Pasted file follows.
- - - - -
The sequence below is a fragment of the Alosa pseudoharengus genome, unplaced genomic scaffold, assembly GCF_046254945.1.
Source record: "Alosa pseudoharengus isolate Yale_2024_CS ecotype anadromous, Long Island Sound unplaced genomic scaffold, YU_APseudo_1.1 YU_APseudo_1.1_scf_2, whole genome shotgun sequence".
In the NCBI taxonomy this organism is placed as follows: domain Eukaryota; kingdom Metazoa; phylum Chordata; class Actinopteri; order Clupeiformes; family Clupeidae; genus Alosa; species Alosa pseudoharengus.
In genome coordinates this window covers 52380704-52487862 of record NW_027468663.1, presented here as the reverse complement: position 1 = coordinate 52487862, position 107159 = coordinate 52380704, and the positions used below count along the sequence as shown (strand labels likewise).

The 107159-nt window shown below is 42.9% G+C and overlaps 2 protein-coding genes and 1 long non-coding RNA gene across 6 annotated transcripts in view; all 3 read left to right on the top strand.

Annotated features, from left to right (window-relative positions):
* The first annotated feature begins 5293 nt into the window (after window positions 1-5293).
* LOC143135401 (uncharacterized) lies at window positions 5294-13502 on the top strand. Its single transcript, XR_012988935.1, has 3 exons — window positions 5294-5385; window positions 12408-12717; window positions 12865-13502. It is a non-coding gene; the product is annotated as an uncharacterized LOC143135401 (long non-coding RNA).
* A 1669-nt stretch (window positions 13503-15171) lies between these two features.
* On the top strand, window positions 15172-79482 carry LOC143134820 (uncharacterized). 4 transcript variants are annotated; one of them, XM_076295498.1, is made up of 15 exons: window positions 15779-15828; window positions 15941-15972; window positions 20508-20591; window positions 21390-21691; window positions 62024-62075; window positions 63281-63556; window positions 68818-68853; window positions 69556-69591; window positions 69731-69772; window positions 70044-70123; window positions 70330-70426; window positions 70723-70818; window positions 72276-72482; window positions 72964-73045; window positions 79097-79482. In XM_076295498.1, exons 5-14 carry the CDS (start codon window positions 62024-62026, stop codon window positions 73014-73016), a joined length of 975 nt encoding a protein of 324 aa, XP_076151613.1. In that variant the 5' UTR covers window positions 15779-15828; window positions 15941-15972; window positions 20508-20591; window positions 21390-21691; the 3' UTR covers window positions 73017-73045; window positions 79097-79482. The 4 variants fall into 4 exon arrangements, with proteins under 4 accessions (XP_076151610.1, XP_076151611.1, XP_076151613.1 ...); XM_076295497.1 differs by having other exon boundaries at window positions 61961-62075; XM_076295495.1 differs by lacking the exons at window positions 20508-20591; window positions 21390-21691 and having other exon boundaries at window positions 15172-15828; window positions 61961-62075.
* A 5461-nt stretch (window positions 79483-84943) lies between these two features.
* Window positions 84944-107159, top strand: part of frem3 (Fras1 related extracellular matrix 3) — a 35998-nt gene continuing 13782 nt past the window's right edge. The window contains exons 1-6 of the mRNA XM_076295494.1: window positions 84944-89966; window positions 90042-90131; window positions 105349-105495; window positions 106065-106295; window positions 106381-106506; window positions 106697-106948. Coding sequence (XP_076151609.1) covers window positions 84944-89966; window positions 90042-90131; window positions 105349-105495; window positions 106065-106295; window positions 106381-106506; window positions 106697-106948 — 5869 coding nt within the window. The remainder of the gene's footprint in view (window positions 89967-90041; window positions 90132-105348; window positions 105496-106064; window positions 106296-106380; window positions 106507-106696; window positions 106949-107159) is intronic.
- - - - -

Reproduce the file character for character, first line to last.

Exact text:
The sequence below is a fragment of the Alosa pseudoharengus genome, unplaced genomic scaffold, assembly GCF_046254945.1.
Source record: "Alosa pseudoharengus isolate Yale_2024_CS ecotype anadromous, Long Island Sound unplaced genomic scaffold, YU_APseudo_1.1 YU_APseudo_1.1_scf_2, whole genome shotgun sequence".
In the NCBI taxonomy this organism is placed as follows: domain Eukaryota; kingdom Metazoa; phylum Chordata; class Actinopteri; order Clupeiformes; family Clupeidae; genus Alosa; species Alosa pseudoharengus.
In genome coordinates this window covers 52380704-52487862 of record NW_027468663.1, presented here as the reverse complement: position 1 = coordinate 52487862, position 107159 = coordinate 52380704, and the positions used below count along the sequence as shown (strand labels likewise).

The 107159-nt window shown below is 42.9% G+C and overlaps 2 protein-coding genes and 1 long non-coding RNA gene across 6 annotated transcripts in view; all 3 read left to right on the top strand.

Annotated features, from left to right (window-relative positions):
* The first annotated feature begins 5293 nt into the window (after window positions 1-5293).
* LOC143135401 (uncharacterized) lies at window positions 5294-13502 on the top strand. Its single transcript, XR_012988935.1, has 3 exons — window positions 5294-5385; window positions 12408-12717; window positions 12865-13502. It is a non-coding gene; the product is annotated as an uncharacterized LOC143135401 (long non-coding RNA).
* A 1669-nt stretch (window positions 13503-15171) lies between these two features.
* On the top strand, window positions 15172-79482 carry LOC143134820 (uncharacterized). 4 transcript variants are annotated; one of them, XM_076295498.1, is made up of 15 exons: window positions 15779-15828; window positions 15941-15972; window positions 20508-20591; window positions 21390-21691; window positions 62024-62075; window positions 63281-63556; window positions 68818-68853; window positions 69556-69591; window positions 69731-69772; window positions 70044-70123; window positions 70330-70426; window positions 70723-70818; window positions 72276-72482; window positions 72964-73045; window positions 79097-79482. In XM_076295498.1, exons 5-14 carry the CDS (start codon window positions 62024-62026, stop codon window positions 73014-73016), a joined length of 975 nt encoding a protein of 324 aa, XP_076151613.1. In that variant the 5' UTR covers window positions 15779-15828; window positions 15941-15972; window positions 20508-20591; window positions 21390-21691; the 3' UTR covers window positions 73017-73045; window positions 79097-79482. The 4 variants fall into 4 exon arrangements, with proteins under 4 accessions (XP_076151610.1, XP_076151611.1, XP_076151613.1 ...); XM_076295497.1 differs by having other exon boundaries at window positions 61961-62075; XM_076295495.1 differs by lacking the exons at window positions 20508-20591; window positions 21390-21691 and having other exon boundaries at window positions 15172-15828; window positions 61961-62075.
* A 5461-nt stretch (window positions 79483-84943) lies between these two features.
* Window positions 84944-107159, top strand: part of frem3 (Fras1 related extracellular matrix 3) — a 35998-nt gene continuing 13782 nt past the window's right edge. The window contains exons 1-6 of the mRNA XM_076295494.1: window positions 84944-89966; window positions 90042-90131; window positions 105349-105495; window positions 106065-106295; window positions 106381-106506; window positions 106697-106948. Coding sequence (XP_076151609.1) covers window positions 84944-89966; window positions 90042-90131; window positions 105349-105495; window positions 106065-106295; window positions 106381-106506; window positions 106697-106948 — 5869 coding nt within the window. The remainder of the gene's footprint in view (window positions 89967-90041; window positions 90132-105348; window positions 105496-106064; window positions 106296-106380; window positions 106507-106696; window positions 106949-107159) is intronic.